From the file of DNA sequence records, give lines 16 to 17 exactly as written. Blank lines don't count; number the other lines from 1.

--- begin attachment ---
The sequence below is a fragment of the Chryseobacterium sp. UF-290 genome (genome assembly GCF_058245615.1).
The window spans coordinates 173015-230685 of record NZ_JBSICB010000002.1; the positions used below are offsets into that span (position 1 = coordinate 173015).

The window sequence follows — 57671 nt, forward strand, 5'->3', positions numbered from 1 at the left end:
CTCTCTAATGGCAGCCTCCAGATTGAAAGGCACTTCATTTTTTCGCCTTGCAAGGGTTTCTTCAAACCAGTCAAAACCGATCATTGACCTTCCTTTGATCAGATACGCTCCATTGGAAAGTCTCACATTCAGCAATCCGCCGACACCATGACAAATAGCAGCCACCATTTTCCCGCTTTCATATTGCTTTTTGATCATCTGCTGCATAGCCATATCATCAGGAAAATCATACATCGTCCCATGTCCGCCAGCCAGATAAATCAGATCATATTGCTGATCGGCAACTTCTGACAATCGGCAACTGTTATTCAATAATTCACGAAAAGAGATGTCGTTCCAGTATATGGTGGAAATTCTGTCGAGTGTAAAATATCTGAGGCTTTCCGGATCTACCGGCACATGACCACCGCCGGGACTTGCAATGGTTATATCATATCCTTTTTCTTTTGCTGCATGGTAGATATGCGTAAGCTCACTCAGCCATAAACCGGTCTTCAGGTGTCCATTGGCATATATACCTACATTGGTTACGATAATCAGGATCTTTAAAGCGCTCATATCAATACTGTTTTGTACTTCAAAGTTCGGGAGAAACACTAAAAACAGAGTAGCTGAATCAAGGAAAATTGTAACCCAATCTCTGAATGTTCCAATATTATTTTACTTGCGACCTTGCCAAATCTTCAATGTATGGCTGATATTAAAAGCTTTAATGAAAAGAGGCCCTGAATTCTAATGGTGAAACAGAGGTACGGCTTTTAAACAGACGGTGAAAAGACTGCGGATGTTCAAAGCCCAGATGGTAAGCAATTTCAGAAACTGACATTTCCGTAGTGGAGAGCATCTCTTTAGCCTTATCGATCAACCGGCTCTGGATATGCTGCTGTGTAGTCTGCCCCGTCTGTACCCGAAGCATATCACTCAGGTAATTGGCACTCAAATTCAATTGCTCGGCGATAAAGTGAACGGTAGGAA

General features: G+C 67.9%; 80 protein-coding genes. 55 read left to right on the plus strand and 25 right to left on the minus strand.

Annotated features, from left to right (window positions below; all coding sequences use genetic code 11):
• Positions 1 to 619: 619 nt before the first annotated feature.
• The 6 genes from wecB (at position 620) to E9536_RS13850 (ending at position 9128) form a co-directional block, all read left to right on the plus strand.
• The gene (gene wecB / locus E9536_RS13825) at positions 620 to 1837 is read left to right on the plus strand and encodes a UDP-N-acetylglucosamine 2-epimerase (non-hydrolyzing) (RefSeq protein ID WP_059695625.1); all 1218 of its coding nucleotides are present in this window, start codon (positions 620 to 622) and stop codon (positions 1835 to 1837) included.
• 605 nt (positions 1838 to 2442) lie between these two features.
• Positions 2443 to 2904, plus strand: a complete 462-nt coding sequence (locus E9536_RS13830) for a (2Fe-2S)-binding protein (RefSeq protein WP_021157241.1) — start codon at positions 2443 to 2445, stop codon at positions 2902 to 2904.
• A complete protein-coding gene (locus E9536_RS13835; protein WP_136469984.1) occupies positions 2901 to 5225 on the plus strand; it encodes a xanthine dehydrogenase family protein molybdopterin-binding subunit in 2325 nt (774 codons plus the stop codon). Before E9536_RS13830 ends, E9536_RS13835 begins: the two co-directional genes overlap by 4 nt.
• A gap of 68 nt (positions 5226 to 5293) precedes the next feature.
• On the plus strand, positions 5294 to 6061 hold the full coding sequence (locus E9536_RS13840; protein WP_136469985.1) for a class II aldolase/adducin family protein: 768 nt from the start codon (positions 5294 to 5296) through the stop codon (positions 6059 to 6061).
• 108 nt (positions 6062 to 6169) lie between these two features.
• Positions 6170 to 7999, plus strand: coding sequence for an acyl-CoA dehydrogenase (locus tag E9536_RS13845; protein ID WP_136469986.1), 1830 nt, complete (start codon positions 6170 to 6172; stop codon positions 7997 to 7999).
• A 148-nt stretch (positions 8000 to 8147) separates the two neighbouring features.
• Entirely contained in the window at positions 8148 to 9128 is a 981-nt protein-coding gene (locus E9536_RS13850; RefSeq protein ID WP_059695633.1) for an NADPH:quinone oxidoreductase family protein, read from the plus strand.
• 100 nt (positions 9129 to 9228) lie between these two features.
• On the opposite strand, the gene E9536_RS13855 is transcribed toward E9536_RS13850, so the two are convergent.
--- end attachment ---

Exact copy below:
• Positions 6170 to 7999, plus strand: coding sequence for an acyl-CoA dehydrogenase (locus tag E9536_RS13845; protein ID WP_136469986.1), 1830 nt, complete (start codon positions 6170 to 6172; stop codon positions 7997 to 7999).
• A 148-nt stretch (positions 8000 to 8147) separates the two neighbouring features.